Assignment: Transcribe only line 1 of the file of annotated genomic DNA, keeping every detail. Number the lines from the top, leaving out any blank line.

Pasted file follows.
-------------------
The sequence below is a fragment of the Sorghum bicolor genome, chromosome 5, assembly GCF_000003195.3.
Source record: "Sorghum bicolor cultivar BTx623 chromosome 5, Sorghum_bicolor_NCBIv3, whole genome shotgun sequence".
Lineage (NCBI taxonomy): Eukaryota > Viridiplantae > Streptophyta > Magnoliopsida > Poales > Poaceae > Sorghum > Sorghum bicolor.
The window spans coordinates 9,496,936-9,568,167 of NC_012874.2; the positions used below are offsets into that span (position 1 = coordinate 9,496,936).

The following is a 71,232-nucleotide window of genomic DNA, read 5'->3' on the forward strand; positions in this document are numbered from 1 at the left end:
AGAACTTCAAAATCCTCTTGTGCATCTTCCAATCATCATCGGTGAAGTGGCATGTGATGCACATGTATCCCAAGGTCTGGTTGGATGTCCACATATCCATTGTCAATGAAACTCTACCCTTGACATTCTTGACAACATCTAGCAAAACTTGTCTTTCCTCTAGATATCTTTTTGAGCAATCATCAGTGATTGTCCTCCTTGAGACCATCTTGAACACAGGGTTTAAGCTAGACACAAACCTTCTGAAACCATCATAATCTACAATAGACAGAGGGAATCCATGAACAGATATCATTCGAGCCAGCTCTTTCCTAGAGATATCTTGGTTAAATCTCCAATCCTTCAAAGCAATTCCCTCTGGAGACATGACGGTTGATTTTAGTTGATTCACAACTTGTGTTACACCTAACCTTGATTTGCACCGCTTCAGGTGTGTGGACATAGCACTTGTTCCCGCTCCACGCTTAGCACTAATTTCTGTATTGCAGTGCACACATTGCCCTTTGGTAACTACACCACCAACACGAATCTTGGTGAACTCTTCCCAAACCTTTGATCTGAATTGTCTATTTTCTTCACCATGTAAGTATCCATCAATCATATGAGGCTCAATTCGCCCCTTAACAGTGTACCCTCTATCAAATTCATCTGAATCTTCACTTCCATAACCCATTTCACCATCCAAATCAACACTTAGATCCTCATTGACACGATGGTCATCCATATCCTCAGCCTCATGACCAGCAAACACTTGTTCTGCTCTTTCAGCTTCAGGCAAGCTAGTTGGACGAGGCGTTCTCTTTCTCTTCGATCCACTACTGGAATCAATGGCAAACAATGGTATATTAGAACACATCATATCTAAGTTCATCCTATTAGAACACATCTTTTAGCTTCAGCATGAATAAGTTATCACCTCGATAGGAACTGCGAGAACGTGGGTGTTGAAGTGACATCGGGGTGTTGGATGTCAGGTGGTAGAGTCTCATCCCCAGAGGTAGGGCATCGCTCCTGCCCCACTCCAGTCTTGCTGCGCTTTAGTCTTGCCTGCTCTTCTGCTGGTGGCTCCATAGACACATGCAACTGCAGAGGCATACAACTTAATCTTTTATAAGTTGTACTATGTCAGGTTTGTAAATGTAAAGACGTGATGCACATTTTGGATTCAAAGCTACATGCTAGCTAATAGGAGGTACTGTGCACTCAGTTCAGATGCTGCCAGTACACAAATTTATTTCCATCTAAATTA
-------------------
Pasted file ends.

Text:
The sequence below is a fragment of the Sorghum bicolor genome, chromosome 5, assembly GCF_000003195.3.